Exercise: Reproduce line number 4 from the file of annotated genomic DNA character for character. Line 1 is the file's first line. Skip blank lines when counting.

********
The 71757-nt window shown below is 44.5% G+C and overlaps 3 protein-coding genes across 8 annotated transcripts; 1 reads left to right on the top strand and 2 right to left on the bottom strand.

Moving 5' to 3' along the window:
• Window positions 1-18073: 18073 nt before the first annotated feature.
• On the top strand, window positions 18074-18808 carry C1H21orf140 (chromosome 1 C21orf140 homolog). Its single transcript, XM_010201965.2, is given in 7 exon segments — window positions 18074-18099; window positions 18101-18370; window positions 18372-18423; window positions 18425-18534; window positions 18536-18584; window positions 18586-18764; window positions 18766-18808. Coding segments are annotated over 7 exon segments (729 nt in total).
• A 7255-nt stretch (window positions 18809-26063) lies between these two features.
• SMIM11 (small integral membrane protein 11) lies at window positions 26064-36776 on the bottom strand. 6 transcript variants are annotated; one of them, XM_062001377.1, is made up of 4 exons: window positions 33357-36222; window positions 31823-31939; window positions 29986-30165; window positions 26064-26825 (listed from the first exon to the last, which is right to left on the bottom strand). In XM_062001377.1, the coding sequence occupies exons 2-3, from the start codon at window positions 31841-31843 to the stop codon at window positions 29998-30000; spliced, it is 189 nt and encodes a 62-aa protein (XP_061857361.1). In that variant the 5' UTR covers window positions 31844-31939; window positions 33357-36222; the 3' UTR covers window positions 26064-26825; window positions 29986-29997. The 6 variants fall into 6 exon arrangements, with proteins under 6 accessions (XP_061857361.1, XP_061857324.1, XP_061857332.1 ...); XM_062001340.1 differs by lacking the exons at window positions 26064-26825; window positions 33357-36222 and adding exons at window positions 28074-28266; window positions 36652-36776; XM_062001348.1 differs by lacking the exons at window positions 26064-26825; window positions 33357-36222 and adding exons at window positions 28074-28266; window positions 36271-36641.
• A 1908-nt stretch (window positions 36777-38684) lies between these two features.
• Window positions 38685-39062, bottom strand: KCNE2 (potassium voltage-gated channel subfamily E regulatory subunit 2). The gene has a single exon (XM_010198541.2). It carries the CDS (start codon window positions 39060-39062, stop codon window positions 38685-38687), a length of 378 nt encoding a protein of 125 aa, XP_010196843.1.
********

• On the top strand, window positions 18074-18808 carry C1H21orf140 (chromosome 1 C21orf140 homolog). Its single transcript, XM_010201965.2, is given in 7 exon segments — window positions 18074-18099; window positions 18101-18370; window positions 18372-18423; window positions 18425-18534; window positions 18536-18584; window positions 18586-18764; window positions 18766-18808. Coding segments are annotated over 7 exon segments (729 nt in total).